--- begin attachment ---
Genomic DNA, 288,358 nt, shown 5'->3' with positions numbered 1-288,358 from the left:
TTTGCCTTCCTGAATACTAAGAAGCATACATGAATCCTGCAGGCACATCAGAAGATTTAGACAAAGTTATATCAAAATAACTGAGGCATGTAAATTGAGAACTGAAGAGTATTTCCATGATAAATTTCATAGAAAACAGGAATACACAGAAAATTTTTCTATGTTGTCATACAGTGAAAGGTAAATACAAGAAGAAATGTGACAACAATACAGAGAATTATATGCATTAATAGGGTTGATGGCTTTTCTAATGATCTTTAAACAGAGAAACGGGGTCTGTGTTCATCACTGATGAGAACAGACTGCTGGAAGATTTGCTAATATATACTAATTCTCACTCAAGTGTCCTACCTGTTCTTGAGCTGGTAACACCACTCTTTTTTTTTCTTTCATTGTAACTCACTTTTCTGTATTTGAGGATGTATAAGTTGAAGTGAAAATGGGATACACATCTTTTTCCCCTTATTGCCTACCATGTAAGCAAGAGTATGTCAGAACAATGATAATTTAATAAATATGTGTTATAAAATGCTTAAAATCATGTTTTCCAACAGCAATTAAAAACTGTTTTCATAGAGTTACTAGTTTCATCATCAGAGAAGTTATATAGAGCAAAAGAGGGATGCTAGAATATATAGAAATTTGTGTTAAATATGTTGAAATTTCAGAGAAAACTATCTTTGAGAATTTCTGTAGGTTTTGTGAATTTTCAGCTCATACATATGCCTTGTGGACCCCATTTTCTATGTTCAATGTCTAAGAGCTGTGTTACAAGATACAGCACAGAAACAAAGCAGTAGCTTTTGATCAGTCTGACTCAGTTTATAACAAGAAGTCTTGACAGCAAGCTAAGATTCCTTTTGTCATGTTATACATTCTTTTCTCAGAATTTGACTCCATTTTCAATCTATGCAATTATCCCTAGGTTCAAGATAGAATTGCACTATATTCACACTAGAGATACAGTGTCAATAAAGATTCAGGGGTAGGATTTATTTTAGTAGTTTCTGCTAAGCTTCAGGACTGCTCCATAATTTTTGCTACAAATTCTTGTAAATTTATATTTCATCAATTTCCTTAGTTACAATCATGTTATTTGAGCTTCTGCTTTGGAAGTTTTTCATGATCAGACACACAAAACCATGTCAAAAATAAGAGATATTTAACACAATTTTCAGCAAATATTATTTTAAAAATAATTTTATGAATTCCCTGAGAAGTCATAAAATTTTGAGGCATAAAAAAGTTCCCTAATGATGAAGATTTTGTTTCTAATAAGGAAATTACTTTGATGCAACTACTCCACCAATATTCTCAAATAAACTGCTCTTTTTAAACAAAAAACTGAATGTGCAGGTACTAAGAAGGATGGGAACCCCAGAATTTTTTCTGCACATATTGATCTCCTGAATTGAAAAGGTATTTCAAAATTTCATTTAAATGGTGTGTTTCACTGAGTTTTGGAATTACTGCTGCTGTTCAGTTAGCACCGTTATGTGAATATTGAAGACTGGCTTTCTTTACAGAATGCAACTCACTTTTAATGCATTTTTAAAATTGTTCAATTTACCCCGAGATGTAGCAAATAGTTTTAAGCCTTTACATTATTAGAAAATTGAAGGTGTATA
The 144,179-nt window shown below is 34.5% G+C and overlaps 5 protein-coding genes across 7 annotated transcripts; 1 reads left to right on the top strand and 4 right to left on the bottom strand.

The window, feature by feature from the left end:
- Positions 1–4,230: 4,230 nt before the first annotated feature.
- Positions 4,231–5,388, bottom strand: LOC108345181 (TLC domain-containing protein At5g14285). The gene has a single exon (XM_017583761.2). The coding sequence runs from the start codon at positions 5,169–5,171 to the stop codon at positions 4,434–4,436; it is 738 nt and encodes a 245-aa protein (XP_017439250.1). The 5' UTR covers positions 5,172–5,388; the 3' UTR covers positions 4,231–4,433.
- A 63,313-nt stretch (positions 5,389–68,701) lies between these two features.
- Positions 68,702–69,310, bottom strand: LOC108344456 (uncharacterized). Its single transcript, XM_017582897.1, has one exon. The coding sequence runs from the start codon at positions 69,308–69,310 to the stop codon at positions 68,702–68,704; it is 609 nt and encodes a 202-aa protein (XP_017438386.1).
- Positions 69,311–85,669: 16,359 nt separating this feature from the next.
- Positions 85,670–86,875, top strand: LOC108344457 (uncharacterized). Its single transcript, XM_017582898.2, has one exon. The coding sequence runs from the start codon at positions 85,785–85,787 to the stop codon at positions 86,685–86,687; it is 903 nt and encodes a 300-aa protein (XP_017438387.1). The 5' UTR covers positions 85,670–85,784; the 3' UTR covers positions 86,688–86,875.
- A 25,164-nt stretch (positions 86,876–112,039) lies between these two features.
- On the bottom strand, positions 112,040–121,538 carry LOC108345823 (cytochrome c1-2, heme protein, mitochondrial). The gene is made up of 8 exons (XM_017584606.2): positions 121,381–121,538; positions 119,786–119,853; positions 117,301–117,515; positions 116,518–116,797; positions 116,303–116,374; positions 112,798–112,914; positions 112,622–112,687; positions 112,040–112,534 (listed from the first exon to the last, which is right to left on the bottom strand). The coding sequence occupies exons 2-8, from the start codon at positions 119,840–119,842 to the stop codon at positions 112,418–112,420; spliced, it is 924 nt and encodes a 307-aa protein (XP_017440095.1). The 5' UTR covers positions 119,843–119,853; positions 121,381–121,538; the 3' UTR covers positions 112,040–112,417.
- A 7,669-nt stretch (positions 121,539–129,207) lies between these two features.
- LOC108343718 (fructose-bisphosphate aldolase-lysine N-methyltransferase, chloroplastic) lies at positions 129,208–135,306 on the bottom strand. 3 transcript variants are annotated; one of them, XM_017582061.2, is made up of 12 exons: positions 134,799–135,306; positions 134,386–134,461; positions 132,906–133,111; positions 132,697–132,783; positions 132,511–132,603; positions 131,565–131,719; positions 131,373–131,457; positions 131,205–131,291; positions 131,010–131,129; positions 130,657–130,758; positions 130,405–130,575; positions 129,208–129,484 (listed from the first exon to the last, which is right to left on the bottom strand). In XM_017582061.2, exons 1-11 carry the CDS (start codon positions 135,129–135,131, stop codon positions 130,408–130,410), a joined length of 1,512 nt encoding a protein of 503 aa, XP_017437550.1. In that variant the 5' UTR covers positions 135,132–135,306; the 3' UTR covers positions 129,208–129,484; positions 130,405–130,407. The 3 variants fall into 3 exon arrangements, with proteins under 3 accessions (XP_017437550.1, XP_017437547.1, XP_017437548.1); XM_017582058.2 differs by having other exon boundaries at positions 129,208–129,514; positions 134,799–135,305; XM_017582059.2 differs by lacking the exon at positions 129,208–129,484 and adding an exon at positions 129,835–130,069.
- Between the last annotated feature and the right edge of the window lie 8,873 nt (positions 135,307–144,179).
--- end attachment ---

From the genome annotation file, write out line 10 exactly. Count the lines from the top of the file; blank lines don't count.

- Positions 85,670–86,875, top strand: LOC108344457 (uncharacterized). Its single transcript, XM_017582898.2, has one exon. The coding sequence runs from the start codon at positions 85,785–85,787 to the stop codon at positions 86,685–86,687; it is 903 nt and encodes a 300-aa protein (XP_017438387.1). The 5' UTR covers positions 85,670–85,784; the 3' UTR covers positions 86,688–86,875.